Half of U.S. solar physics grads come from MSU

By ARINA BILLIS/Montana State News

Montana State University’s solar physics program started out in 1993. As of 2015, the department has gained international fame and produces half of all graduates in the country with a specialty in solar physics. In addition, the MSU solar physics group is continually leading discoveries that bring scientists all over the world closer to the prediction of the space weather.

“I think we successfully attract high-quality graduated students in solar physics. And it is very beneficial for us, as it lets us do more research. MSU doesn’t have an observatory; instead we have partners and team members in observatories around the world. This provides our students an opportunity to get involved in those observatories. And when they graduate, their names are known all over the world,” says David McKenzie, associate research professor at MSU.

For the last 20 years, interest in solar physics has increased, according to McKenzie. The Internet is overflowing with images of the sun from various different angles, as scientists across the world are producing detailed studies of the sun’s activities. Continue reading “Half of U.S. solar physics grads come from MSU”

Student legal aid change deemed successful

By NICOLE DUGGAN/Montana State News

A new and controversial legal aid program is proving successful, according to the current Associated Students of Montana State University executive team, serving more students than the old system of keeping a full-time attorney on staff.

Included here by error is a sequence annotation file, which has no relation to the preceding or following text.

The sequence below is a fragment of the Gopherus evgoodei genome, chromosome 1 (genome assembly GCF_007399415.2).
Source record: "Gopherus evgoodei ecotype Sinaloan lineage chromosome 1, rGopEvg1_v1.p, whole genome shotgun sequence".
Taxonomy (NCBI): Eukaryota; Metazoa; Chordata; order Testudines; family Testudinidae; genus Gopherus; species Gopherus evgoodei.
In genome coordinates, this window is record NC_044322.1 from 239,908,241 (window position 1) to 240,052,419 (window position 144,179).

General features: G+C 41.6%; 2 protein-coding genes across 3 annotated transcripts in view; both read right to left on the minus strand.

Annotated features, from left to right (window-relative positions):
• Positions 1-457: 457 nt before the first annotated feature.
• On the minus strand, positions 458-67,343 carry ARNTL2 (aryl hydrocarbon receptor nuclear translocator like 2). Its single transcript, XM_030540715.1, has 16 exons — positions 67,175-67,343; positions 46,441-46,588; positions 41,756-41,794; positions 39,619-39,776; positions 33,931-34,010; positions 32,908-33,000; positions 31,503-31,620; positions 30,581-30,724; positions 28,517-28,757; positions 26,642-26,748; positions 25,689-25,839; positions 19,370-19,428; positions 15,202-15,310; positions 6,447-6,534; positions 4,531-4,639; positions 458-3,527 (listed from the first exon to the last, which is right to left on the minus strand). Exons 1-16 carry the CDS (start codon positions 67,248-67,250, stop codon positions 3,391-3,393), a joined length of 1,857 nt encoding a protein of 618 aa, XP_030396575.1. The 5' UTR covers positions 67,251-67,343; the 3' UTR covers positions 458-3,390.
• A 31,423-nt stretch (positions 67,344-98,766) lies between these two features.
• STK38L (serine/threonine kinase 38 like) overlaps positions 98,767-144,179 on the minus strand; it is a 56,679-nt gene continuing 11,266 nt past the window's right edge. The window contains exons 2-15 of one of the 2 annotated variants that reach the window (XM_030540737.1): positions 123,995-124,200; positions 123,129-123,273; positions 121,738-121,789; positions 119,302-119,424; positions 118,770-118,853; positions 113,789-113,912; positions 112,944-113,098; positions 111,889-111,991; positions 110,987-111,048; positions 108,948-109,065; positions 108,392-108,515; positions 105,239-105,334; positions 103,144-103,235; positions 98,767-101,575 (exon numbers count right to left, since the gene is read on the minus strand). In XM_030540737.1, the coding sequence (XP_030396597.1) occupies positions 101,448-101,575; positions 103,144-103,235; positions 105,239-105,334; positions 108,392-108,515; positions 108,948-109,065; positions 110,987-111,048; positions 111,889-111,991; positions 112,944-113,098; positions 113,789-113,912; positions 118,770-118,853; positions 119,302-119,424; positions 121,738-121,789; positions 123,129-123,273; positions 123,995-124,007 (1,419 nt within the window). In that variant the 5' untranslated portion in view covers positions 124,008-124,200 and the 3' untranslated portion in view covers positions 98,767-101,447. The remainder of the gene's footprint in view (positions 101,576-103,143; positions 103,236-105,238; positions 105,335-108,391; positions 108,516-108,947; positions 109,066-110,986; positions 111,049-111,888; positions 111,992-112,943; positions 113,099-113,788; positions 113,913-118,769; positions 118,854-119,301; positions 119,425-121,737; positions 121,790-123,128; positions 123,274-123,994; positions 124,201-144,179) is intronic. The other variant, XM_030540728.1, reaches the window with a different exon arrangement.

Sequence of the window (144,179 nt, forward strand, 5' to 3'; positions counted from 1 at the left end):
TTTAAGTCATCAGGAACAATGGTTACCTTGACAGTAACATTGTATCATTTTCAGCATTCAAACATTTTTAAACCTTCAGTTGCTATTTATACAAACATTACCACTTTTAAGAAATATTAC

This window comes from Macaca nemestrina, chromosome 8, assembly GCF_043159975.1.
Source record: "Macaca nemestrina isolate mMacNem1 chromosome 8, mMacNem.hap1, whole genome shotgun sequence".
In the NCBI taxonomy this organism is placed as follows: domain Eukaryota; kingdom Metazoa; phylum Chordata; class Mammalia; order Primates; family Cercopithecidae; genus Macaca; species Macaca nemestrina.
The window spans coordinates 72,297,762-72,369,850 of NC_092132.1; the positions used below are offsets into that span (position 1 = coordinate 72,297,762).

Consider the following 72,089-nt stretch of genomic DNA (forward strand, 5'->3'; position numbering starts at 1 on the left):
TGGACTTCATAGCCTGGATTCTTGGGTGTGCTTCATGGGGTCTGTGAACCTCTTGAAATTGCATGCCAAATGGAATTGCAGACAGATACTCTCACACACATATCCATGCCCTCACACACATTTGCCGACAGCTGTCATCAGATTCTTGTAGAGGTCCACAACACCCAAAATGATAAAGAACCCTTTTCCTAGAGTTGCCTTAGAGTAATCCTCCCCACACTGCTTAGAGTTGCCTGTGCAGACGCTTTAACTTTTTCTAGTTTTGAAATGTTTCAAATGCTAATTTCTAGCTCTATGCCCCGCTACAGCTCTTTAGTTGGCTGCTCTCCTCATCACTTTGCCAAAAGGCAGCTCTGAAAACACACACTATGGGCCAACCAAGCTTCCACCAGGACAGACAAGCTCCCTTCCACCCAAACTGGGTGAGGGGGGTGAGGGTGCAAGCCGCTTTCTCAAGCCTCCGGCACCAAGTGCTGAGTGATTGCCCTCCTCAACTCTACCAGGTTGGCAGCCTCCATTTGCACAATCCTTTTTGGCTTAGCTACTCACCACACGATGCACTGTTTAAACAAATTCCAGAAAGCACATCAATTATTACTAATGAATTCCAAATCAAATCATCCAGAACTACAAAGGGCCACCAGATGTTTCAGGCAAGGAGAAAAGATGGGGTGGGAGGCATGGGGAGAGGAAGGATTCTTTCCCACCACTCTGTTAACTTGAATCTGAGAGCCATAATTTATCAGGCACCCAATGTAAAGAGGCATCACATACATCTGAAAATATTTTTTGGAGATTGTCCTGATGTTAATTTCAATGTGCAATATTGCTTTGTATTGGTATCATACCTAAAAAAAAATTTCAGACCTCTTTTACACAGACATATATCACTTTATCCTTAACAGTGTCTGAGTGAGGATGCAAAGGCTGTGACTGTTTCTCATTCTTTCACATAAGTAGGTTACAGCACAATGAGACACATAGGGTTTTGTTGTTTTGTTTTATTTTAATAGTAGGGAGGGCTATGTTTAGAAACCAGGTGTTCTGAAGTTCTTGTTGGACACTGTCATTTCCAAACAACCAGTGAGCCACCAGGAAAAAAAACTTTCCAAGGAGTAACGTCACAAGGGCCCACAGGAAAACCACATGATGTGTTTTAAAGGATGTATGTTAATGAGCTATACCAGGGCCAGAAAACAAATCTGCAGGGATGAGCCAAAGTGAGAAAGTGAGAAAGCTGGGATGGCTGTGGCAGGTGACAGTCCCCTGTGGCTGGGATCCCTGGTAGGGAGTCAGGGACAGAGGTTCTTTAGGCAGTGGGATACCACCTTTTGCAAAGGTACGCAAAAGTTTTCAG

The executive team from the last academic year eliminated the position of their student attorney of 30 years against the wishes of the ASMSU Senate in 2014.

The ASMSU former attorney Phyllis Bock provided legal advice to students and also served in the role of operations manager for ASMSU. Roughly 10 hours of her week were dedicated to possible meetings with students in her attorney position. However, according to then-ASMSU executive team President Lindsay Murdock, the majority of these hours were not filled. Continue reading “Student legal aid change deemed successful”

Beer becoming bigger part of state economy

By LAUREN SHUN/Montana State News

There is nothing better than a locally brewed beer. In Montana, that is not too hard to find.

According to the nation’s Brewers Association, Montana only has 39 breweries statewide, ranking them 22nd in the nation, but they are third in the nation in terms of breweries per capita. Montana has an astounding 5.3 breweries per 100,000 adults. Oregon and Washington with are the only states in the nation ahead of Montana.